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June 2011
G. Katz, R. Durst, E. Shufman, R. Bar-Hamburger and L. Grunhaus

Background: Some specialists and policy makers advocate progression of the mental health reform in Israel by transferring beds from psychiatric to general hospitals.

Objectives: To compare the demographic, diagnostic and psychopathological profiles of psychiatric inpatients hospitalized in psychiatric and general hospitals, as well as their patterns of drug abuse and to estimate the preparedness of general hospitals for the possible expansion of their psychiatric services.

Methods: Between 2002 and 2006 a total of 250 patients were consecutively admitted to the Jerusalem Mental Health Center-Kfar Shaul Hospital and 220 to the psychiatric department of Sheba Medical Center, a general hospital in central Israel; the patients’ ages ranged from 18 to 65. The two groups were compared for demographic features, psychiatric diagnoses and severity of psychopathology (utilizing PANSS, HAD-21, YMRS rating scales). Drug abuse was diagnosed by urine analyses and self-report.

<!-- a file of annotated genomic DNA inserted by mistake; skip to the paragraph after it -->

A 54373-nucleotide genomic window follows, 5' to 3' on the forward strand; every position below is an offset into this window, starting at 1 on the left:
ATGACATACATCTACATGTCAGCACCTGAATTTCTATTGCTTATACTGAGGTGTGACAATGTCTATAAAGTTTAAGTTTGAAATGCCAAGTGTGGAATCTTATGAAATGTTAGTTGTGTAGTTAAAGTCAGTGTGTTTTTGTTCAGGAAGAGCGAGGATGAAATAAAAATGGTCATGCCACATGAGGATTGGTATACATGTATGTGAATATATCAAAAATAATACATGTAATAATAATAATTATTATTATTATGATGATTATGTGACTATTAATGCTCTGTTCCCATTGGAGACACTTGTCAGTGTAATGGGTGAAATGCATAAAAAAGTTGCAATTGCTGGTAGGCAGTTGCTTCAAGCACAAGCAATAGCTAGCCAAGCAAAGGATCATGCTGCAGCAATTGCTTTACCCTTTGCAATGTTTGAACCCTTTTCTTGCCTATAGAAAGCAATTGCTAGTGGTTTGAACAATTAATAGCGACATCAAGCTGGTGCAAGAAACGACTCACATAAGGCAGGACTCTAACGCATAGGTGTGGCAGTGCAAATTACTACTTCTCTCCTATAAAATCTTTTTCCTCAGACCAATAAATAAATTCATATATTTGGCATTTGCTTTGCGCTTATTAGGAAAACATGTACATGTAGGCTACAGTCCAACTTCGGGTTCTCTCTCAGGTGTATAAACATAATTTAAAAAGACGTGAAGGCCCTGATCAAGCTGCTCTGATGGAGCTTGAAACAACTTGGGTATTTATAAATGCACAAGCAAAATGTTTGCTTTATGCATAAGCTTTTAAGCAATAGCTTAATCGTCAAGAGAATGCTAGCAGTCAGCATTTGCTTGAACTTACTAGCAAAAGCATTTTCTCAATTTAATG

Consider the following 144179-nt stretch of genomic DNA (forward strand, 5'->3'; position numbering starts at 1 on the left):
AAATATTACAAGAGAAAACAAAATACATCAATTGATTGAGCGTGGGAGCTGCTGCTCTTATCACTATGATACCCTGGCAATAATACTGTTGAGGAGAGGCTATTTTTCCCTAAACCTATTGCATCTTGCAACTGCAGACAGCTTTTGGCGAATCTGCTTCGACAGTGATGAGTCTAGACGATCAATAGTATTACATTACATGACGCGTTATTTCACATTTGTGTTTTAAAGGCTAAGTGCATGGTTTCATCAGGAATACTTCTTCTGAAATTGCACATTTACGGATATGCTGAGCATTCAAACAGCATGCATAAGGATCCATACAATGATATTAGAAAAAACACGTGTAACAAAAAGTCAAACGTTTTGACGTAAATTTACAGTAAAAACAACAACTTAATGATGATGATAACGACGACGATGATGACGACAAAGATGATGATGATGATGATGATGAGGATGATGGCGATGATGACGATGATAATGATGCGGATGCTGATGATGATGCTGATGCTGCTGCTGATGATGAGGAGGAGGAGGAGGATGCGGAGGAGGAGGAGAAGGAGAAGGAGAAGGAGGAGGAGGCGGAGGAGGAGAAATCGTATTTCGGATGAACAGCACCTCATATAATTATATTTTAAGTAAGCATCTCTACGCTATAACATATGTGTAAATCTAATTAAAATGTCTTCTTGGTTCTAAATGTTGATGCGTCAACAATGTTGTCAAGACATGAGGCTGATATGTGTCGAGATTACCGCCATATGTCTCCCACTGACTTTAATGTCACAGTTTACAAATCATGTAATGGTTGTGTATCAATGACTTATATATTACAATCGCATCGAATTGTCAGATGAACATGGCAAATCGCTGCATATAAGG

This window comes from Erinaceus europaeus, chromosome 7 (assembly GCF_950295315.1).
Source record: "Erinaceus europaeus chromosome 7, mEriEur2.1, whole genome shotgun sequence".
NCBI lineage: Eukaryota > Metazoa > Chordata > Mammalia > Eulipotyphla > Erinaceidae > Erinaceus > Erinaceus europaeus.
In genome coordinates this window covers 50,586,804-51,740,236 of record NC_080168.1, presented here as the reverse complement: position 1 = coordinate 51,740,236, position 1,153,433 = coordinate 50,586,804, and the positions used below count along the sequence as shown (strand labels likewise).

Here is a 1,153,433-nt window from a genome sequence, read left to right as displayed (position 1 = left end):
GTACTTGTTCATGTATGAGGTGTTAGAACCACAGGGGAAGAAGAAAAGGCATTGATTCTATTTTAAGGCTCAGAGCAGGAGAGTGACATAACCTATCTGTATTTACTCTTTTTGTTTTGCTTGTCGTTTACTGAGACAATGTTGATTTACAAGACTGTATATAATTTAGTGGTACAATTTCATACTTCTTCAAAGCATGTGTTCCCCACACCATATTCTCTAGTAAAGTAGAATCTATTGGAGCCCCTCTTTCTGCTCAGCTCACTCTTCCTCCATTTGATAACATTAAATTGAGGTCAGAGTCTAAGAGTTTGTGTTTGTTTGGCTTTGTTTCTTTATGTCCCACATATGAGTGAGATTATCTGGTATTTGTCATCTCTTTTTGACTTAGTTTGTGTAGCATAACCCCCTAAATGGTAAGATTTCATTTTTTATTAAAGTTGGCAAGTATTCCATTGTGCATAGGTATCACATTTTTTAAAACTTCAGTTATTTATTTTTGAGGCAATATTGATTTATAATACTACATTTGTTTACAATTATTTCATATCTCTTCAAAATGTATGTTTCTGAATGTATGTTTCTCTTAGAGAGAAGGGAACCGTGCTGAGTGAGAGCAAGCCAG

Results: The patients in the psychiatric hospital were significantly younger, predominantly male, and more dependent on social security payments. In the general hospital, diagnoses of affective and anxiety disorders prevailed, while in the psychiatric hospital schizophrenic and other psychotic patients constituted the majority. The patients in the general hospital were decidedly more depressed; in the psychiatric hospital, notably higher rates of manic symptoms as well as positive, negative and general schizophrenic symptoms were reported. For the most abused substances (opiates, cannabis and methamphetamines) the rates in the psychiatric hospital were significantly higher.

Conclusions: The differences between the two groups of inpatients were very pronounced, and therefore, the transferring of psychiatric beds to general hospitals could not be done without serious and profound organizational, educational and financial changes in the psychiatric services of general hospitals. Since each of the two inpatient systems has particular specializations and experience with the different subgroups of patients, they could coexist for a long time.

April 2002
Rosalia Smolyakov, MD, Klaris Riesenberg, MD, Francisc Schlaeffer, MD, Abraham Borer, MD, Jacob Gilad, MD, Nechama Peled, MSc and Michael Alkan, MD
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